Homeschooling Family Grated Delay of Deportation, Value in Ministry to Women & a Christian Response to Tragedy
A homeschooling Tennessee family facing imminent deportation back to their home country of Germany was granted a year-long delay by Immigration and Customs Enforcement (ICE) officials last Wednesday (Oct. 11). Ministry leaders and women churchgoers believe ministry to women is working in their congregations, but both feel there’s room for improvement. And, in a First Person piece on Baptist Press, Jeff Iorg acknowledges it is complicated to deal with global terrorism. However, he offers four things believers can do.
A homeschooling Tennessee family facing imminent deportation back to their home country of Germany was granted a year-long delay by Immigration and Customs Enforcement (ICE) officials last Wednesday (Oct. 11).
Uwe and Hannelore Romeike originally moved their family to the United States 15 years ago in order to homeschool their children, as doing so is illegal in Germany. After years of legal battles, the Romeikes, who live in Morristown and are members of First Baptist Church of Morristown, were granted “indefinite deferred action status” by the U.S. government in 2014.
The family had since been legally operating under this designation, until they were told they had four weeks to secure passports for deportation back to Germany during a routine check-in at their local ICE office in early September. According to the family’s legal counsel, the Home School Legal Defense Association (HSLDA), this change in plans came with no warning or apparent explanation.
Ministry leaders and women churchgoers believe ministry to women is working in their congregations, but both feel there’s room for improvement.
A Lifeway Research Study reveals among women who attend church once a month or more, 96 percent say their church values women, including 80 percent who agree strongly. Fewer, however, believe their church invests in and equips women or say they have a place where they enjoy serving in their congregation. While 90 percent agree their church invests in and equips women, 63 percent strongly agree. Additionally, 84 percent of women churchgoers have somewhere they enjoy serving in their church, with 59 percent who strongly agree.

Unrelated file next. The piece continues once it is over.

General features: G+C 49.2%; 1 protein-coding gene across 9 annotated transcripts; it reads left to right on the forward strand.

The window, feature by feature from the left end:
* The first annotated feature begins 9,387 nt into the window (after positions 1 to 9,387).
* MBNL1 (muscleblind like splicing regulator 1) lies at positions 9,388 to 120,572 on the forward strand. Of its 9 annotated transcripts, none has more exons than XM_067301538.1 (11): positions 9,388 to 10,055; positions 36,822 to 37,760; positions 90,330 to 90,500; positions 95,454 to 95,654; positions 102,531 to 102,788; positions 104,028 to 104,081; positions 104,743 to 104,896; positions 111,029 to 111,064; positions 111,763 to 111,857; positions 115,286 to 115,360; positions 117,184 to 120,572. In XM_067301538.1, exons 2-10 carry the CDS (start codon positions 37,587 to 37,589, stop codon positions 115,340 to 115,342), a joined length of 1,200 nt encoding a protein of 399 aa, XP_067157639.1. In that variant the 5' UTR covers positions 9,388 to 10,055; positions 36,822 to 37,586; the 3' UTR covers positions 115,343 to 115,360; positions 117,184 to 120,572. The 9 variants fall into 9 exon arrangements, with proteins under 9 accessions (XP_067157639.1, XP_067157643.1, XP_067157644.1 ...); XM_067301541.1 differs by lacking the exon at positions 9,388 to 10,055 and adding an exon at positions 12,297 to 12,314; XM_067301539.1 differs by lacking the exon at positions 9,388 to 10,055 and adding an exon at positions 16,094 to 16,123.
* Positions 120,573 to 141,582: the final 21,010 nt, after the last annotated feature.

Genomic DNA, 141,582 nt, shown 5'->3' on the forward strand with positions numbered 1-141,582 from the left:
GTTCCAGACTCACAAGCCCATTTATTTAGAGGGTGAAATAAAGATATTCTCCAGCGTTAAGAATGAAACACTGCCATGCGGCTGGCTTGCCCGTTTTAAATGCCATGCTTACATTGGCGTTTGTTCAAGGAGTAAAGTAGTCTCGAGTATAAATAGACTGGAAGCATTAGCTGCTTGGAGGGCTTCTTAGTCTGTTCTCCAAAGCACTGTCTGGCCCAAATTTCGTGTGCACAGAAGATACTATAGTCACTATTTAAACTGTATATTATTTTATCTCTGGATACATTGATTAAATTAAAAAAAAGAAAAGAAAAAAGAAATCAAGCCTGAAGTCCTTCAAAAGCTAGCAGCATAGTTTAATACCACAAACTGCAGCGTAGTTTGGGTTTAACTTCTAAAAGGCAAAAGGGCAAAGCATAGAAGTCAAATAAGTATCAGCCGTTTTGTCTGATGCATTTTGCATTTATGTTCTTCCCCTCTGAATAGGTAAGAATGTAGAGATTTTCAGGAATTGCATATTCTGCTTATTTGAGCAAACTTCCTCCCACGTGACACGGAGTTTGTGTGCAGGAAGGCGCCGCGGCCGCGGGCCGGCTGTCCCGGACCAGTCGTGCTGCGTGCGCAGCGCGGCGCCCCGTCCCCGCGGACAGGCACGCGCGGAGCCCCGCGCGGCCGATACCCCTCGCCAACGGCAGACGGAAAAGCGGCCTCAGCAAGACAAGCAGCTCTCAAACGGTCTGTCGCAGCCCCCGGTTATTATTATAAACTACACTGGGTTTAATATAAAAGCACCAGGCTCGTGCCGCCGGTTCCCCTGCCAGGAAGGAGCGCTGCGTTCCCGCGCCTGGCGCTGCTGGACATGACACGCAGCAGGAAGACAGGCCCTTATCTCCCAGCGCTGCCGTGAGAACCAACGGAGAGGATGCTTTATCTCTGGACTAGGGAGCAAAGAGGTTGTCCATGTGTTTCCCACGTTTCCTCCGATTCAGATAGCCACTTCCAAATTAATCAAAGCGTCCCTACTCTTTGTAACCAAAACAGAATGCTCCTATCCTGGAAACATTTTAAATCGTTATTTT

Two-thirds of the women surveyed said they were involved in some type of class or small group at their church in addition to the weekly worship service.
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In a First Person piece on Baptist Press, Jeff Iorg acknowledges it is complicated to deal with global terrorism. However, he offers four things believers can do.
First, demand legitimate governing authorities contain and annihilate terrorists, their leaders, the organizations they create and the communities that shelter them.
Second, help people impacted by terror attacks and the governmental response to punish perpetrators.
Third, send Christian workers to the front lines to share the Good News of Jesus with people from every nationalist and religious group in the Middle East. Whatever support they need, we need to deliver it right now.
Fourth, pray for the rapid expansion of the Gospel throughout the Middle East.
You can read the full piece and learn more about our daily emails at Baptist Press.com.
The funeral of First Lady Rosalynn Carter is scheduled for Wednesday in her home church in Plains, Georgia. #GivingTuesday is a refreshing change of pace at the start of the Christmas shopping season, which is often filled with buying gifts, and typically kicks off the year-end giving season. And, Indiana pastor Stephen Viars offers four tips on how to lead with integrity.
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